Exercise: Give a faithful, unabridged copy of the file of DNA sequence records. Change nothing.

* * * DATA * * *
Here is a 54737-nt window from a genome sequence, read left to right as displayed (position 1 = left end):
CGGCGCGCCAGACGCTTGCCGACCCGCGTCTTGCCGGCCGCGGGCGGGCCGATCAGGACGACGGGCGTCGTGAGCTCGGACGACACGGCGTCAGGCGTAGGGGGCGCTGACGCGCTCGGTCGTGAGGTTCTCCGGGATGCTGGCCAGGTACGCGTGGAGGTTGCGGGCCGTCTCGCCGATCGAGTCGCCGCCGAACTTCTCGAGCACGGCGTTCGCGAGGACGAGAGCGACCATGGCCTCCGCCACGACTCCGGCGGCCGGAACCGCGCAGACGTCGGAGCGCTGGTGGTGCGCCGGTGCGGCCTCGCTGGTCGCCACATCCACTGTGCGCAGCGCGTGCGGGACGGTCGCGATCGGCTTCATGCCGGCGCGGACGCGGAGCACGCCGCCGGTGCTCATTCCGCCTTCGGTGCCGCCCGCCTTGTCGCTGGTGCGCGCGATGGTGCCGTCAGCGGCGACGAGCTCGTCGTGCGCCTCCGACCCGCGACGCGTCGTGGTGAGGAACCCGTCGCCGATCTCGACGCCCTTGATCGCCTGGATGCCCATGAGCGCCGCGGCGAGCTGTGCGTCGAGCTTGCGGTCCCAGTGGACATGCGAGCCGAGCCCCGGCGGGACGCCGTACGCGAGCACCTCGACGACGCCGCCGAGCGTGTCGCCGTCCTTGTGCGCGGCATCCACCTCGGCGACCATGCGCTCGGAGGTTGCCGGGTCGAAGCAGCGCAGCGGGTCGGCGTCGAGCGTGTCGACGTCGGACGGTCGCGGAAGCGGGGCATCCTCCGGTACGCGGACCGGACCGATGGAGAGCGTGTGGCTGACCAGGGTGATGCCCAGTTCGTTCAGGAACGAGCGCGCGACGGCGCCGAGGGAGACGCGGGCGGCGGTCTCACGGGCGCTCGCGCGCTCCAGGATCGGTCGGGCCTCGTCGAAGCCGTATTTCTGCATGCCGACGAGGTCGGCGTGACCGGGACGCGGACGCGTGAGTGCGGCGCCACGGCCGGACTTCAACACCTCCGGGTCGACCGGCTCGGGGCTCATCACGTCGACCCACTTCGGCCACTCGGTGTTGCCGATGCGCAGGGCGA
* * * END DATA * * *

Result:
Here is a 54737-nt window from a genome sequence, read left to right as displayed (position 1 = left end):
CGGCGCGCCAGACGCTTGCCGACCCGCGTCTTGCCGGCCGCGGGCGGGCCGATCAGGACGACGGGCGTCGTGAGCTCGGACGACACGGCGTCAGGCGTAGGGGGCGCTGACGCGCTCGGTCGTGAGGTTCTCCGGGATGCTGGCCAGGTACGCGTGGAGGTTGCGGGCCGTCTCGCCGATCGAGTCGCCGCCGAACTTCTCGAGCACGGCGTTCGCGAGGACGAGAGCGACCATGGCCTCCGCCACGACTCCGGCGGCCGGAACCGCGCAGACGTCGGAGCGCTGGTGGTGCGCCGGTGCGGCCTCGCTGGTCGCCACATCCACTGTGCGCAGCGCGTGCGGGACGGTCGCGATCGGCTTCATGCCGGCGCGGACGCGGAGCACGCCGCCGGTGCTCATTCCGCCTTCGGTGCCGCCCGCCTTGTCGCTGGTGCGCGCGATGGTGCCGTCAGCGGCGACGAGCTCGTCGTGCGCCTCCGACCCGCGACGCGTCGTGGTGAGGAACCCGTCGCCGATCTCGACGCCCTTGATCGCCTGGATGCCCATGAGCGCCGCGGCGAGCTGTGCGTCGAGCTTGCGGTCCCAGTGGACATGCGAGCCGAGCCCCGGCGGGACGCCGTACGCGAGCACCTCGACGACGCCGCCGAGCGTGTCGCCGTCCTTGTGCGCGGCATCCACCTCGGCGACCATGCGCTCGGAGGTTGCCGGGTCGAAGCAGCGCAGCGGGTCGGCGTCGAGCGTGTCGACGTCGGACGGTCGCGGAAGCGGGGCATCCTCCGGTACGCGGACCGGACCGATGGAGAGCGTGTGGCTGACCAGGGTGATGCCCAGTTCGTTCAGGAACGAGCGCGCGACGGCGCCGAGGGAGACGCGGGCGGCGGTCTCACGGGCGCTCGCGCGCTCCAGGATCGGTCGGGCCTCGTCGAAGCCGTATTTCTGCATGCCGACGAGGTCGGCGTGACCGGGACGCGGACGCGTGAGTGCGGCGCCACGGCCGGACTTCAACACCTCCGGGTCGACCGGCTCGGGGCTCATCACGTCGACCCACTTCGGCCACTCGGTGTTGCCGATGCGCAGGGCGA